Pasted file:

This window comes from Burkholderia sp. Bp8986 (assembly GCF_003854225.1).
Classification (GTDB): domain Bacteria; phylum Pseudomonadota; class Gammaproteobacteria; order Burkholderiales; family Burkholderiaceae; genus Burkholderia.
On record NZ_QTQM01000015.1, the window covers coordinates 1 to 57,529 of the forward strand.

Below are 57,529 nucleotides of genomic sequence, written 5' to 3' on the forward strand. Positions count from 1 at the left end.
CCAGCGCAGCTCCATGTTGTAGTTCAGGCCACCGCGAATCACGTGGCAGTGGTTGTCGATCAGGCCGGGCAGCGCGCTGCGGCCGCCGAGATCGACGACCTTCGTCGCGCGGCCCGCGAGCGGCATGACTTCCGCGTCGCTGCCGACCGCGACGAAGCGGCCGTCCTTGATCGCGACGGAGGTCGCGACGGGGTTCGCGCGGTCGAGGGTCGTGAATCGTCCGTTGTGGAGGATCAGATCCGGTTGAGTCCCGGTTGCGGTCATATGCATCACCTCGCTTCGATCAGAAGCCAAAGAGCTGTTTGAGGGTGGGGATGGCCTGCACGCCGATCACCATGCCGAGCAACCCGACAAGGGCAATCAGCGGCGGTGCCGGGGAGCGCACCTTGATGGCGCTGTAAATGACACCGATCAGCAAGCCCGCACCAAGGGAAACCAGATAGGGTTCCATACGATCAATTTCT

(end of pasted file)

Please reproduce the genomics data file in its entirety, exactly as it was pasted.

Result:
This window comes from Burkholderia sp. Bp8986 (assembly GCF_003854225.1).
Classification (GTDB): domain Bacteria; phylum Pseudomonadota; class Gammaproteobacteria; order Burkholderiales; family Burkholderiaceae; genus Burkholderia.
On record NZ_QTQM01000015.1, the window covers coordinates 1 to 57,529 of the forward strand.

Below are 57,529 nucleotides of genomic sequence, written 5' to 3' on the forward strand. Positions count from 1 at the left end.
CCAGCGCAGCTCCATGTTGTAGTTCAGGCCACCGCGAATCACGTGGCAGTGGTTGTCGATCAGGCCGGGCAGCGCGCTGCGGCCGCCGAGATCGACGACCTTCGTCGCGCGGCCCGCGAGCGGCATGACTTCCGCGTCGCTGCCGACCGCGACGAAGCGGCCGTCCTTGATCGCGACGGAGGTCGCGACGGGGTTCGCGCGGTCGAGGGTCGTGAATCGTCCGTTGTGGAGGATCAGATCCGGTTGAGTCCCGGTTGCGGTCATATGCATCACCTCGCTTCGATCAGAAGCCAAAGAGCTGTTTGAGGGTGGGGATGGCCTGCACGCCGATCACCATGCCGAGCAACCCGACAAGGGCAATCAGCGGCGGTGCCGGGGAGCGCACCTTGATGGCGCTGTAAATGACACCGATCAGCAAGCCCGCACCAAGGGAAACCAGATAGGGTTCCATACGATCAATTTCT